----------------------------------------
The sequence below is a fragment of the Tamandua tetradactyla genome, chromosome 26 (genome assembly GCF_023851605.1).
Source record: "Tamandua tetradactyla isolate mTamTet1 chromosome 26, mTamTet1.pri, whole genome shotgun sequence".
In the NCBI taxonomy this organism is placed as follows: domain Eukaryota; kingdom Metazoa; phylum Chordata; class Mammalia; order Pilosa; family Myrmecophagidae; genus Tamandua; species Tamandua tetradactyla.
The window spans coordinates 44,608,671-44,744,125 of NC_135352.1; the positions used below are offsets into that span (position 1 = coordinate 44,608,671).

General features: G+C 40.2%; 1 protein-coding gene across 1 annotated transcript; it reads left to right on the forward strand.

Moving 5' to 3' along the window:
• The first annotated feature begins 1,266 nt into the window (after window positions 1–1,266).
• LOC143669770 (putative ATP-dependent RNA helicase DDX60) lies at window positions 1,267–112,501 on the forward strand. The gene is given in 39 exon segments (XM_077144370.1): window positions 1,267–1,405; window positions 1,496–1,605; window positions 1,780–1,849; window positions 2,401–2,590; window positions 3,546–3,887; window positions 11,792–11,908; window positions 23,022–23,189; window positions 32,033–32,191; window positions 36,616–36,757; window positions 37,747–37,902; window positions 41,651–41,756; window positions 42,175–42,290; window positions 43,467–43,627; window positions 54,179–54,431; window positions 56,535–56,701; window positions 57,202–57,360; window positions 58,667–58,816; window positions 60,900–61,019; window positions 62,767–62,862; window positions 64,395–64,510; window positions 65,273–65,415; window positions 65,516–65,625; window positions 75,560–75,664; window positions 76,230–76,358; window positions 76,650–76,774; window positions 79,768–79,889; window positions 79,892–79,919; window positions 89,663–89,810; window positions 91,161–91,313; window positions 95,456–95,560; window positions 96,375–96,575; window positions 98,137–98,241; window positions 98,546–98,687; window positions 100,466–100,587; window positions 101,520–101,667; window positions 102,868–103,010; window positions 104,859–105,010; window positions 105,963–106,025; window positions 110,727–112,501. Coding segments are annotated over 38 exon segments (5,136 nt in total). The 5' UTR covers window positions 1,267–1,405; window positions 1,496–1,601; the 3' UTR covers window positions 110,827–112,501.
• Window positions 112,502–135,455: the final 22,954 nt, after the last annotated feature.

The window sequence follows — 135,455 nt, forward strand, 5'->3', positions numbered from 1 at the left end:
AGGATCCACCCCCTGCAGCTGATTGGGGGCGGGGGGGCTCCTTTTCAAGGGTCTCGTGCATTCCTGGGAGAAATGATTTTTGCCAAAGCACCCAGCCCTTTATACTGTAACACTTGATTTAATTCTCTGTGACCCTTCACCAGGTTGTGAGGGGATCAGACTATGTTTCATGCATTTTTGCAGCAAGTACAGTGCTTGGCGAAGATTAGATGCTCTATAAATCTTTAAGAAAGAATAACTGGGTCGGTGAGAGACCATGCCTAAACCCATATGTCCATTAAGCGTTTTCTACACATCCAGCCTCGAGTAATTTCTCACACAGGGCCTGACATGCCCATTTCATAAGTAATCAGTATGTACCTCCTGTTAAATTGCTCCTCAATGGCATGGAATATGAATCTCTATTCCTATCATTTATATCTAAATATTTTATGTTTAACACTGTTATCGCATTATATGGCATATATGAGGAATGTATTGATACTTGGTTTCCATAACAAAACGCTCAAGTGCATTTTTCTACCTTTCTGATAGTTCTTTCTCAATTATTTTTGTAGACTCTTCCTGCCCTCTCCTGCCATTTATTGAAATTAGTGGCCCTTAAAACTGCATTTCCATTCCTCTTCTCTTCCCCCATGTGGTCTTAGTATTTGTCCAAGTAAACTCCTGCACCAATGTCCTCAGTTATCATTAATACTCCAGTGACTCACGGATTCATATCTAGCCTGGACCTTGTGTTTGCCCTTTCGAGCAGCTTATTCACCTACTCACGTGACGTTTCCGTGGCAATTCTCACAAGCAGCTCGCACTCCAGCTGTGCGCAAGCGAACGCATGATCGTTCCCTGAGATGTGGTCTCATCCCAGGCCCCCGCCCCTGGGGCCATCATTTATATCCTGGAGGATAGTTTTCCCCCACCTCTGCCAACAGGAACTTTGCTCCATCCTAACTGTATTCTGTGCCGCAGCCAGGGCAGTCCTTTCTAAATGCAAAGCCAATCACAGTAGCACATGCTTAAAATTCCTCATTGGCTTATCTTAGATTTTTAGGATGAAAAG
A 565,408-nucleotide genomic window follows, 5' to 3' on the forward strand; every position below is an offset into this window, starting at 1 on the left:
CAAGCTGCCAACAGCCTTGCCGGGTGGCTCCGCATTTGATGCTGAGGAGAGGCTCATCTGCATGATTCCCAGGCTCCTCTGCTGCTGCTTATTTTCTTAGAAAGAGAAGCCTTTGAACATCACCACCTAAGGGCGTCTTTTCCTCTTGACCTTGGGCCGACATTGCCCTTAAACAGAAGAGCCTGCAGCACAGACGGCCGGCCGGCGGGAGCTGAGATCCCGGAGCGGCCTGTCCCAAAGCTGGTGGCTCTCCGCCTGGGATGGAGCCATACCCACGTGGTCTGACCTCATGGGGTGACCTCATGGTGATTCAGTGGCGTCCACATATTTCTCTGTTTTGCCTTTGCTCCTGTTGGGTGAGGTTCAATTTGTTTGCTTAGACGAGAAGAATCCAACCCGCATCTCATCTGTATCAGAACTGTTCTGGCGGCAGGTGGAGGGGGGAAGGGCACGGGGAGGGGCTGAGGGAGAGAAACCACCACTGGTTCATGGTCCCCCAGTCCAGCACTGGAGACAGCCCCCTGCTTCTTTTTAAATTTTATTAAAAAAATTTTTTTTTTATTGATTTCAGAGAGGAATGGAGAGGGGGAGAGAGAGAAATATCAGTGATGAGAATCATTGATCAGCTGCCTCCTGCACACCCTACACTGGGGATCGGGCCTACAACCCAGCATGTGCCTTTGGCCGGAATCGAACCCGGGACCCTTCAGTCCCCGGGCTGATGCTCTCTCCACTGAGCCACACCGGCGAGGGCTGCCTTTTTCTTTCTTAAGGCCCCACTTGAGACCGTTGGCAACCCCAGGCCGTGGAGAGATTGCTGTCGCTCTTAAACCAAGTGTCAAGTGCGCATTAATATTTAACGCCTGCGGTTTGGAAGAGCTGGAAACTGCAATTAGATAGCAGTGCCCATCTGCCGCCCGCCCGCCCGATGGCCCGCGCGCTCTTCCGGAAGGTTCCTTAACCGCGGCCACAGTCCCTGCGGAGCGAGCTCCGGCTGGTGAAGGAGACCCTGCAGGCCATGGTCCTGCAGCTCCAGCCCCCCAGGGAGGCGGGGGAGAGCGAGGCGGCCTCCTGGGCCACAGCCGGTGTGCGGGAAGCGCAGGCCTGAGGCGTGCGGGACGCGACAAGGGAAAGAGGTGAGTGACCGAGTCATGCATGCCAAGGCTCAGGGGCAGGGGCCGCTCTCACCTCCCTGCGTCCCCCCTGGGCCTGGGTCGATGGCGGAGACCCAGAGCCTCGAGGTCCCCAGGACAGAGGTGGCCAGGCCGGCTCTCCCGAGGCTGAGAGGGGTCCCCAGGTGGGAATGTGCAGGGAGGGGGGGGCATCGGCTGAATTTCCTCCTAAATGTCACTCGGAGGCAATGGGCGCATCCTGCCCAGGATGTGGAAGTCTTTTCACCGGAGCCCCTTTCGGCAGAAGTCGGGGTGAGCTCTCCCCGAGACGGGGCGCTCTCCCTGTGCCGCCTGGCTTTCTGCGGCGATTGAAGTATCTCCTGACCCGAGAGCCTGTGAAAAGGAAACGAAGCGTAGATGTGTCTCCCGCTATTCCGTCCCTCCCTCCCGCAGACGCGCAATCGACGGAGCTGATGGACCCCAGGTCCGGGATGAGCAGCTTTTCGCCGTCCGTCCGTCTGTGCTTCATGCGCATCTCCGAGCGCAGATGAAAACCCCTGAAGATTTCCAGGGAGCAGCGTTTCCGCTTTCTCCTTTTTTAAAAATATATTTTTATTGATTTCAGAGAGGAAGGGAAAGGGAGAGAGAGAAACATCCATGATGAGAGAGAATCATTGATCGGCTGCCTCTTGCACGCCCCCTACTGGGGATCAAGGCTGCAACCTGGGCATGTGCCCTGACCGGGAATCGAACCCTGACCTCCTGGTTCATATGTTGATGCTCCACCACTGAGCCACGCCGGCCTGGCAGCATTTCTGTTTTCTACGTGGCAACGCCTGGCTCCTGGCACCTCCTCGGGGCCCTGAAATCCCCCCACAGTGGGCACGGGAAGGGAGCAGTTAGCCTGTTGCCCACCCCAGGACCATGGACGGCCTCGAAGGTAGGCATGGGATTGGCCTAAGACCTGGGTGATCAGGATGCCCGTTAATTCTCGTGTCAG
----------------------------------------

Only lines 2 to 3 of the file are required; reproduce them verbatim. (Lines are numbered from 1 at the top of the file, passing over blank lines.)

Source record: "Tamandua tetradactyla isolate mTamTet1 chromosome 26, mTamTet1.pri, whole genome shotgun sequence".
In the NCBI taxonomy this organism is placed as follows: domain Eukaryota; kingdom Metazoa; phylum Chordata; class Mammalia; order Pilosa; family Myrmecophagidae; genus Tamandua; species Tamandua tetradactyla.